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SALGA’s new president eyeing upliftment of local municipalities

President of the South African Local Government Association Thembisile Nkadimeng.

As the first Mayor of a local municipality to become president of the South African Local Government Association (SALGA), Thembisile Nkadimeng plans to bring challenges affecting small municipalities to the fore.

Nkadimeng became the first woman Executive Mayor of the City of Polokwane in 2014 and still occupies the position.

Her career kicked off when she got a job as an Assistant Director for Corporate Affairs at the Limpopo Provincial Government. She went on to become a Chief Director before resigning to accept the mayoral post.

She was previously chairperson of SALGA in Limpopo, and was later appointed as the deputy president of the organisation nationally.

SALGA is an autonomous organisation mandated by the South African Constitution, which defines it as a representative of local government.

The experience she gained from occupying these positions has contributed immensely to the leader that she is, and Nkadimeng is confident that she will be able to deliver on her duties because she is well capacitated to lead SALGA.

“The work experience that I gained over the years has given me a strong administrative background. My political background also balances the qualities that I have as a leader because I was raised in a political family and I was also actively involved in political movements as a student and beyond,” she said.

“All these assisted me to understand systems and processes at administrative level and I think it helps me as a politician to ensure that I know what it means to play an oversight role, which is very important for me to contribute to the growth of the institution that I work for,” she added.

Nkadimeng was born in Bethal, a small farming town in Mpumalanga and said the community played a big part in her upbringing.

She is a BA Honours graduate from the University of Limpopo, and also holds a Bachelor of Philosophy (Political Studies) from Stellenbosch University.

“I specialised in public policy. My interest in government policy was engineered there. I also completed the Management Advancement Programme at Wits Business School,” she said.

Empowering local municipalities

The latest report released by the Auditor-General of South Africa (AGSA) on municipal audit results shows that the state of most municipalities is dire because out of the 257 audited municipalities, the audit outcomes of 63 regressed while those of 22 improved.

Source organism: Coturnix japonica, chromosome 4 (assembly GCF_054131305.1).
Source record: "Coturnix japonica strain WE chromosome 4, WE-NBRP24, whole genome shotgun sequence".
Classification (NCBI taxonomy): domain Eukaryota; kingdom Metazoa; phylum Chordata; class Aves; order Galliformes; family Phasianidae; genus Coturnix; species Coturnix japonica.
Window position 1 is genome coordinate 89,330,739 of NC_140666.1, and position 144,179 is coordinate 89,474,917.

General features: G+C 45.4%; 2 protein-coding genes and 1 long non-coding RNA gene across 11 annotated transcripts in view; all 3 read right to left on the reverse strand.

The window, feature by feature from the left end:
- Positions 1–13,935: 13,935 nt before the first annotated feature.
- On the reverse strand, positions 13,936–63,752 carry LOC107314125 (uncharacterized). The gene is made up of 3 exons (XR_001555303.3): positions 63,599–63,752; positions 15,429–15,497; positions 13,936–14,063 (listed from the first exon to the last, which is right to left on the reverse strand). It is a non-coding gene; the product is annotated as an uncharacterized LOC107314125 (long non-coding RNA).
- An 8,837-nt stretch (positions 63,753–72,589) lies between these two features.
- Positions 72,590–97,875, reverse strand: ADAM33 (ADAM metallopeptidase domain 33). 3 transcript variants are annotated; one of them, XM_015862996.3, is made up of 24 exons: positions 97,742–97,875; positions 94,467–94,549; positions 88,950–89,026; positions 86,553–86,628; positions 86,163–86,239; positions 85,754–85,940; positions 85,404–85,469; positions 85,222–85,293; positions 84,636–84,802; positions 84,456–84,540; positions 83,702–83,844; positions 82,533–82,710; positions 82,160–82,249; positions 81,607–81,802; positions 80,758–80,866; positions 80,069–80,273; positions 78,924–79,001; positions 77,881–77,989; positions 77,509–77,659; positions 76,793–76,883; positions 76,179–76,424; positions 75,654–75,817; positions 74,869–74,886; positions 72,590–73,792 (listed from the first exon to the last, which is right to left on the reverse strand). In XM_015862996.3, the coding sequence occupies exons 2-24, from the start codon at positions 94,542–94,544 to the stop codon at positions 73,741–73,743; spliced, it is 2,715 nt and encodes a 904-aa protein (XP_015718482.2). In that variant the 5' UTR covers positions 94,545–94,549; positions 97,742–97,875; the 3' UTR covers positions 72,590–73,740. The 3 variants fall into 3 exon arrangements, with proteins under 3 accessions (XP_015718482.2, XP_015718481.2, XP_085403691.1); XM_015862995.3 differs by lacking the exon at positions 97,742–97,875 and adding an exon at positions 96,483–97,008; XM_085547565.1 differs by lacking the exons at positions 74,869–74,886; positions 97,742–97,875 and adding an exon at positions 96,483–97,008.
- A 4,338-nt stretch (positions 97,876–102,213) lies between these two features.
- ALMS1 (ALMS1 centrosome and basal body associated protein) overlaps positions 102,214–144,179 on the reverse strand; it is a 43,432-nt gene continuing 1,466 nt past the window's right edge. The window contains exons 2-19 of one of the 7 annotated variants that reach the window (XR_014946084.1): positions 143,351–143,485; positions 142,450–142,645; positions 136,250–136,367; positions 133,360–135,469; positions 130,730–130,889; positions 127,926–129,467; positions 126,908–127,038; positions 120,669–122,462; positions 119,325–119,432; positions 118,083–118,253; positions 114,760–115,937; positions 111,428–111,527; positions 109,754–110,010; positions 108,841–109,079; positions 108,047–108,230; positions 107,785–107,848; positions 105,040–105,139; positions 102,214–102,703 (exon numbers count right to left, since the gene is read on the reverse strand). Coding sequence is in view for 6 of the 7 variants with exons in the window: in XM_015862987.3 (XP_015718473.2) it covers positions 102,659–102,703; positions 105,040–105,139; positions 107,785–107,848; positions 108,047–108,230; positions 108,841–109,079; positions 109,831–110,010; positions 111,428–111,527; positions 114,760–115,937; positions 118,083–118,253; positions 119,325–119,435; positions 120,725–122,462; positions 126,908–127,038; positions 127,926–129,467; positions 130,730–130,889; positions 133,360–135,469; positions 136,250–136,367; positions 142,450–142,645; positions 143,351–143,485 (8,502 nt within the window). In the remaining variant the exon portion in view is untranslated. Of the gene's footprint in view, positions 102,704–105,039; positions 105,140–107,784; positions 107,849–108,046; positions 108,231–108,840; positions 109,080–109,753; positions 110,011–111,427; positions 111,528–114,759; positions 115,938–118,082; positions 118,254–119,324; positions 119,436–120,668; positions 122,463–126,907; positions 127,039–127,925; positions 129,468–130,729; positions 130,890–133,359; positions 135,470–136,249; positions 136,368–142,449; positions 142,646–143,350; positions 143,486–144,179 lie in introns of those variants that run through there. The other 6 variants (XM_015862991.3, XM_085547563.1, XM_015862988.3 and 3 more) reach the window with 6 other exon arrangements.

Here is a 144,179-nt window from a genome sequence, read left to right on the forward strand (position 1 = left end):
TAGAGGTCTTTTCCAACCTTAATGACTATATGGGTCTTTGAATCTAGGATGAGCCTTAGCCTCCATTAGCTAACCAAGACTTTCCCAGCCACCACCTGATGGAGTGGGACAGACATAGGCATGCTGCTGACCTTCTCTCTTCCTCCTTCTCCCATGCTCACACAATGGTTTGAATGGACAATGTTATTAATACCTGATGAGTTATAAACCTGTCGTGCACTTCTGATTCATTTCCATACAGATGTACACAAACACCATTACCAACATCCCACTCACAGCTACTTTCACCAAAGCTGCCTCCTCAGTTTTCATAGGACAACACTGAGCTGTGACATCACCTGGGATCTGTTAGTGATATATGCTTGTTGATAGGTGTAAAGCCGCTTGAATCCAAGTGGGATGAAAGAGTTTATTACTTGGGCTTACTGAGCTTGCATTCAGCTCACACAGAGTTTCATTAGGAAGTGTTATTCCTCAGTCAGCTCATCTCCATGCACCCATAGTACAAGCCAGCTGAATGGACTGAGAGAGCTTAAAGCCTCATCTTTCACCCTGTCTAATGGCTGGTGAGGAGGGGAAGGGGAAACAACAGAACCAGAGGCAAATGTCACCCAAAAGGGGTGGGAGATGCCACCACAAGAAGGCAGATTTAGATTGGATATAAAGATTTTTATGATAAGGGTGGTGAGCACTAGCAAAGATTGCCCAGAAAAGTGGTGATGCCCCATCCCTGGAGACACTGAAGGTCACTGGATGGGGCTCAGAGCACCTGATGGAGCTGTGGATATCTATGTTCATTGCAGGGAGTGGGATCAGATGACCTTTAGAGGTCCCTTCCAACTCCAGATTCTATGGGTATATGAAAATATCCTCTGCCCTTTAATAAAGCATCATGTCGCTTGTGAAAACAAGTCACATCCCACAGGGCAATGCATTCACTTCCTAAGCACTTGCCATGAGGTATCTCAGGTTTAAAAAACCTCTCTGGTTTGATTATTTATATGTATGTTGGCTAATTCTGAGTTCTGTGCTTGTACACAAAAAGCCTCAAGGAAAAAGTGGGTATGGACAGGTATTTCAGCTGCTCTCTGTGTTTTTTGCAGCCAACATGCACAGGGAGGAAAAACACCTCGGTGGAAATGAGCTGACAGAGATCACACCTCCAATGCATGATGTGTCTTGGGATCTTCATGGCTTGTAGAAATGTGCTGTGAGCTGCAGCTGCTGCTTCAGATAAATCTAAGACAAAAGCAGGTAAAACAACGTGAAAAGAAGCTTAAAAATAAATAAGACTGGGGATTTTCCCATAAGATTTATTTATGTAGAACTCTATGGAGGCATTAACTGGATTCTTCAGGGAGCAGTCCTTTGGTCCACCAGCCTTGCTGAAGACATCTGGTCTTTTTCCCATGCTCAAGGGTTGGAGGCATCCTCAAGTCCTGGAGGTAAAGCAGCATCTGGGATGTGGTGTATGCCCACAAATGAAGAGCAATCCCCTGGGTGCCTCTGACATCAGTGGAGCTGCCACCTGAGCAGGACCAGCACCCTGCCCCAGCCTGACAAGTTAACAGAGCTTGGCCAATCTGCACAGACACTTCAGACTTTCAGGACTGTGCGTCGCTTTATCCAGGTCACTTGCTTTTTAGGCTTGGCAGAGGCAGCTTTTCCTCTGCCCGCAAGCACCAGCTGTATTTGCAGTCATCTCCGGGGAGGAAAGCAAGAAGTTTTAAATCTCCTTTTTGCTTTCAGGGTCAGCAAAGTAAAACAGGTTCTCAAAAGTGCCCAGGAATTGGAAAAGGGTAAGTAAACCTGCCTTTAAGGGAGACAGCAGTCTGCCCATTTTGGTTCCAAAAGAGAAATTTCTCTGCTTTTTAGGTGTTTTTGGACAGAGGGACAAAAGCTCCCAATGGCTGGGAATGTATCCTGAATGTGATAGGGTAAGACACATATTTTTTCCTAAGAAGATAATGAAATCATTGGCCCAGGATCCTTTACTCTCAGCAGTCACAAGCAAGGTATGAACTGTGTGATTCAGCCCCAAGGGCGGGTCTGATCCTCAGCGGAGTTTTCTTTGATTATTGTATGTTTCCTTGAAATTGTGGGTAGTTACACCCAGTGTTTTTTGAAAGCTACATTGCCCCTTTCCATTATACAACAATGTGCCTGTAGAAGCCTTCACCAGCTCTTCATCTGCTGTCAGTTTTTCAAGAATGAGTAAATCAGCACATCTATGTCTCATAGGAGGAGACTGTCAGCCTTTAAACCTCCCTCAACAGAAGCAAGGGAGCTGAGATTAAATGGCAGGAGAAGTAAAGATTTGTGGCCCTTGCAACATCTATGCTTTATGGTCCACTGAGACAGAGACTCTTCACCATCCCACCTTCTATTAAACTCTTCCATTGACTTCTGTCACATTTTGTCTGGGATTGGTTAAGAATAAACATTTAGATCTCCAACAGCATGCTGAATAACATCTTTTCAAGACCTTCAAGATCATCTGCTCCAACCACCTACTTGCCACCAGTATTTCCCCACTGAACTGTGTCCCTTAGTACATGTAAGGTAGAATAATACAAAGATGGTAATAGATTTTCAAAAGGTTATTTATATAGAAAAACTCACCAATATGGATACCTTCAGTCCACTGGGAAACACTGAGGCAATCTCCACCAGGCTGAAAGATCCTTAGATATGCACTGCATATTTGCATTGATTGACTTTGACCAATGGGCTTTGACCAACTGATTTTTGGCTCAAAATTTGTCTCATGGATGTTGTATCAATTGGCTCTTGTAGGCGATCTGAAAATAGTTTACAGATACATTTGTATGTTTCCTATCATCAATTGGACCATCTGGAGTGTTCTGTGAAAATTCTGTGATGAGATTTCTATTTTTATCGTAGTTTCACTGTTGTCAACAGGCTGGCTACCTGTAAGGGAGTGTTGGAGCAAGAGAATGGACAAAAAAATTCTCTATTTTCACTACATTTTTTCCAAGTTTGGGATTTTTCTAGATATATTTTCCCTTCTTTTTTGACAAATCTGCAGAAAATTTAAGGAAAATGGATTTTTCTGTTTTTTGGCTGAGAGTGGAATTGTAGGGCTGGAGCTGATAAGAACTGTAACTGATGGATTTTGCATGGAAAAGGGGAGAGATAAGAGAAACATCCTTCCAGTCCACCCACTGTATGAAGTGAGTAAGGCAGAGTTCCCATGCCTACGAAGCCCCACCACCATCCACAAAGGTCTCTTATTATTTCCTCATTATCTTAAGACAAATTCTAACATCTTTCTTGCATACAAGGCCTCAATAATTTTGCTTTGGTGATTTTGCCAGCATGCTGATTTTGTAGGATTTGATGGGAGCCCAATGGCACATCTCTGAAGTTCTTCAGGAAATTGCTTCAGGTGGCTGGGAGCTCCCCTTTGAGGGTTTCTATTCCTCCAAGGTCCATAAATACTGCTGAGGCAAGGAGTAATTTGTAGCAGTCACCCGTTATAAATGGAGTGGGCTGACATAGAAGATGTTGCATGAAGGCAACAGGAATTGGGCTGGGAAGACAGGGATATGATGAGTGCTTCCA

Only 18 municipalities managed to produce quality financial statements and performance reports, as well as comply with all key legislation, thereby receiving a clean audit.

This is a regression from the 33 municipalities that received clean audits in the previous year.

The AGSA said the unqualified opinions on the financial statements decreased from 61 percent to 51 percent and the quality of the financial statements provided to the institution for auditing was even worse than in the previous year.

In her role as the President of SALGA, Nkadimeng sees this as an indication that the local sphere of government is bleeding and is determined to help turn the situation around.

“We need to not focus on the symptoms of a municipality that is underperforming, but rather ask practical questions of what leads to the deterioration of it so that we can address those issues,” she said.

Nkadimeng believes she will contribute immensely to advancing the vision of the Integrated Urban Development Framework, which aims to create liveable, safe, resource-efficient cities and towns that are socially integrated, economically inclusive and globally competitive, and where residents actively participate in urban life.

As a representative of a local municipality, she believes her appointment brings an interesting dynamic on what is overlooked in small municipalities.

She said only eight of the 257 SALGA-affiliated municipalities in the country are metros, which means the bulk of municipalities are on the periphery of the country, yet they grapple with many daily difficulties.

“Metros in their nature are economic hubs, are able to attract investment and raise their own revenue, which helps them be sustainable. This is a completely different story when it comes to small municipalities, and many people find it hard to understand why small municipalities are struggling.